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    20 June 1975 – The film Jaws is released in the United States, becoming the highest-grossing film of that time and starting the trend of films known as "summer blockbusters".

    Jaws (film)

    Jaws is a 1975 American thriller film directed by Steven Spielberg, based on the 1974 novel by Peter Benchley. In the film, a man-eating great white shark attacks beachgoers at a summer resort town, prompting police chief Martin Brody (Roy Scheider) to hunt it with the help of a marine biologist (Richard Dreyfuss) and a professional shark hunter (Robert Shaw). Murray Hamilton plays the mayor, and Lorraine Gary portrays Brody's wife. The screenplay is credited to Benchley, who wrote the first drafts, and actor-writer Carl Gottlieb, who rewrote the script during principal photography.

    Shot mostly on location on Martha's Vineyard in Massachusetts, Jaws was the first major motion picture to be shot on the ocean, and resultingly had a troubled production, going over budget and past schedule. As the art department's mechanical sharks often malfunctioned, Spielberg decided mostly to suggest the shark's presence, employing an ominous and minimalist theme created by composer John Williams to indicate its impending appearances. Spielberg and others have compared this suggestive approach to that of director Alfred Hitchcock. Universal Pictures gave the film what was then an exceptionally wide release for a major studio picture, on over 450 screens, accompanied by an extensive marketing campaign with a heavy emphasis on television spots and tie-in merchandise.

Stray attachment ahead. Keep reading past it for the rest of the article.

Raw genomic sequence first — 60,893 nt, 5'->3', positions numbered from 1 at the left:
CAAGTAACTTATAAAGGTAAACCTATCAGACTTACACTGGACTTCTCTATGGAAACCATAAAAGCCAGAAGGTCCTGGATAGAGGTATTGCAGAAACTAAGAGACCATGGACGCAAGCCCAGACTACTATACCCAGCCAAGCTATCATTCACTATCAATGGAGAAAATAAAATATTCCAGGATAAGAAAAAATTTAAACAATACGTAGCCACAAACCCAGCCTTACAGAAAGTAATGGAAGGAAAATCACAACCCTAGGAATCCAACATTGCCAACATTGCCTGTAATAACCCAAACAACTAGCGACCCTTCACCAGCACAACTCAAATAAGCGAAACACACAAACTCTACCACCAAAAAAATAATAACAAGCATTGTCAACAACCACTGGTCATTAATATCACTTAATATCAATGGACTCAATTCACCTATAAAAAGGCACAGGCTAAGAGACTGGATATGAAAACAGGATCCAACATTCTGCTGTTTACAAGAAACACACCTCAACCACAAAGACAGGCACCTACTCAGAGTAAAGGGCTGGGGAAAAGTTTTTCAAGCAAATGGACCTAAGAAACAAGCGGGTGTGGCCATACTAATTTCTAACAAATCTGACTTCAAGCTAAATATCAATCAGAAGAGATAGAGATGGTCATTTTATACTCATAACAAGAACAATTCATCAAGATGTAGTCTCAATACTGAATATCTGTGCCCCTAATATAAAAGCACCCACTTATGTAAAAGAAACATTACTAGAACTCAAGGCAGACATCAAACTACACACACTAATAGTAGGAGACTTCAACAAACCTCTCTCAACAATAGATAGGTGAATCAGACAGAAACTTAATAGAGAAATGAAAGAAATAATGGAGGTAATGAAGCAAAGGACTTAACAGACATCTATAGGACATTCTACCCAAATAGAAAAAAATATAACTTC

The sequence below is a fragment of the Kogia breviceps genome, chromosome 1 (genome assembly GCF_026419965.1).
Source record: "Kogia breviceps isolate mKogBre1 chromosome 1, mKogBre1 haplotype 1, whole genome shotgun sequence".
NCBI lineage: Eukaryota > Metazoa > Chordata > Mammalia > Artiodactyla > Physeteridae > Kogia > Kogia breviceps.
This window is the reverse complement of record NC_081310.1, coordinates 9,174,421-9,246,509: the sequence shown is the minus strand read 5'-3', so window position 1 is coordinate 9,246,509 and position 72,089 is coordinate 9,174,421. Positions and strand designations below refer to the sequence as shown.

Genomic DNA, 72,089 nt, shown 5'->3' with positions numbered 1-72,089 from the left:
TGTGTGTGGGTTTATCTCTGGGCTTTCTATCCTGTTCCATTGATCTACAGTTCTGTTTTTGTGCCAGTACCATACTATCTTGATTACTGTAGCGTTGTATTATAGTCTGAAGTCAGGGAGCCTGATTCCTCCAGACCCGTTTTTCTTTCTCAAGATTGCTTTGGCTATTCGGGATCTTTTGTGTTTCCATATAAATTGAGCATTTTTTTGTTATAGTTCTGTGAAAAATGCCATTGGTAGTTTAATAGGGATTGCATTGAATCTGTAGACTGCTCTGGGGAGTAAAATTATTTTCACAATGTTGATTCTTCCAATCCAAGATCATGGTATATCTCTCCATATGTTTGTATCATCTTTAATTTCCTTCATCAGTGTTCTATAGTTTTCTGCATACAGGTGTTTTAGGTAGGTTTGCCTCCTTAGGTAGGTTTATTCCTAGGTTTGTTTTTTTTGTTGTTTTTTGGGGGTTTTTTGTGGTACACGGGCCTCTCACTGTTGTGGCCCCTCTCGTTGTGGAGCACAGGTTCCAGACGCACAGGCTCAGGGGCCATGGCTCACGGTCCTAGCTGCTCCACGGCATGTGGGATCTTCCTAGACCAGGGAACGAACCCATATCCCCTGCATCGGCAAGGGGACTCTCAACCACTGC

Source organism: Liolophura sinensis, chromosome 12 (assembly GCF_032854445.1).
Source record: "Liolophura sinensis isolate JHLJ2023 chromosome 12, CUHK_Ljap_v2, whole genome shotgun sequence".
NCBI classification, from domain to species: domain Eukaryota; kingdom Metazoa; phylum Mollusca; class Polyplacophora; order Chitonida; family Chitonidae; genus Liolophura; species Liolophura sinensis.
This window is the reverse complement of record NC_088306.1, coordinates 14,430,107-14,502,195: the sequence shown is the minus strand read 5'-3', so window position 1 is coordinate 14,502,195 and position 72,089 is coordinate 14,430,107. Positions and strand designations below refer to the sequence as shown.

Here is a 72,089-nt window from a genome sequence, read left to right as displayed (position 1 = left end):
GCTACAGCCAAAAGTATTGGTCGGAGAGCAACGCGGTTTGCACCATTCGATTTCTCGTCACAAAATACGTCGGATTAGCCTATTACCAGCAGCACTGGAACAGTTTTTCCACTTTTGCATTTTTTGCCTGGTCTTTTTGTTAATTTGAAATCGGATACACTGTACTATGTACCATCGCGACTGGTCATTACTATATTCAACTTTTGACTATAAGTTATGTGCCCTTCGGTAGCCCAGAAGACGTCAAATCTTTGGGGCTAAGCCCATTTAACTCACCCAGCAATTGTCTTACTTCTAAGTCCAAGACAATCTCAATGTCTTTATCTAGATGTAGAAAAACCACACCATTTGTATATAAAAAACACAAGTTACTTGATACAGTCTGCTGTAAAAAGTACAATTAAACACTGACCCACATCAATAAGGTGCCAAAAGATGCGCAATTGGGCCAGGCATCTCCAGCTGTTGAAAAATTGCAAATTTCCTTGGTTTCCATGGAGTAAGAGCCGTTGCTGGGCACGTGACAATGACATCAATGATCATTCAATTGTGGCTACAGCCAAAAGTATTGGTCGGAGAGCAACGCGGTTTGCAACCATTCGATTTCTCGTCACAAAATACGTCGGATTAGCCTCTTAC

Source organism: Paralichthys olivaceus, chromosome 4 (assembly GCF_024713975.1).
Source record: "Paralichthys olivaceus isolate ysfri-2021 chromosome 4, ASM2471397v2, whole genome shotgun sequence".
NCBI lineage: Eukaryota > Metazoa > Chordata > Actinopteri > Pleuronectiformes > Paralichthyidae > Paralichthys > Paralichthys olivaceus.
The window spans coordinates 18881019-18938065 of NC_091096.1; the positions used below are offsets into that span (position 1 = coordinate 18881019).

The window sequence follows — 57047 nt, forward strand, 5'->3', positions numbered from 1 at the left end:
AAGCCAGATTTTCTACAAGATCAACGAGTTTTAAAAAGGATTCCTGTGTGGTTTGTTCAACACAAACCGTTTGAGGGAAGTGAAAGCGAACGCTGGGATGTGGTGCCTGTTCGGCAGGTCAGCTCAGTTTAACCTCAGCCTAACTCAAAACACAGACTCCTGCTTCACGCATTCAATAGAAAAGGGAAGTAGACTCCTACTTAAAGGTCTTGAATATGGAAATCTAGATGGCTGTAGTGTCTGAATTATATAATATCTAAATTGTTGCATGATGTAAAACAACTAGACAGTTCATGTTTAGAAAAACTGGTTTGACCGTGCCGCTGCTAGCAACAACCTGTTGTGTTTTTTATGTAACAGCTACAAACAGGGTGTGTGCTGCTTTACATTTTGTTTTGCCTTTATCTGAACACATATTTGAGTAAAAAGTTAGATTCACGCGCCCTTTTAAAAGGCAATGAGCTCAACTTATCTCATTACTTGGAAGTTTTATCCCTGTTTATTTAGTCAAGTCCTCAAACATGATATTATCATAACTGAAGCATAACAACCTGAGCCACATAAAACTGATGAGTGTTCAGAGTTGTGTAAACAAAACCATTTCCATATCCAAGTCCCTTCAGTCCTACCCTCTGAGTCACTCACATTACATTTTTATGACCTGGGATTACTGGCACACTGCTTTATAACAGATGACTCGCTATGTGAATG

Jaws was the prototypical summer blockbuster, regarded as a watershed moment in motion picture history, and it won several awards for its music and editing. It was the highest-grossing film until the release of Star Wars in 1977. Both films were pivotal in establishing the modern Hollywood business model, which pursues high box-office returns from action and adventure films with simple high-concept premises, released during the summer in thousands of theaters and advertised heavily. Jaws was followed by three sequels (without the involvement of Spielberg or Benchley) and many imitative thrillers. In 2001, it was selected by the Library of Congress for preservation in the United States National Film Registry as "culturally, historically, or aesthetically significant".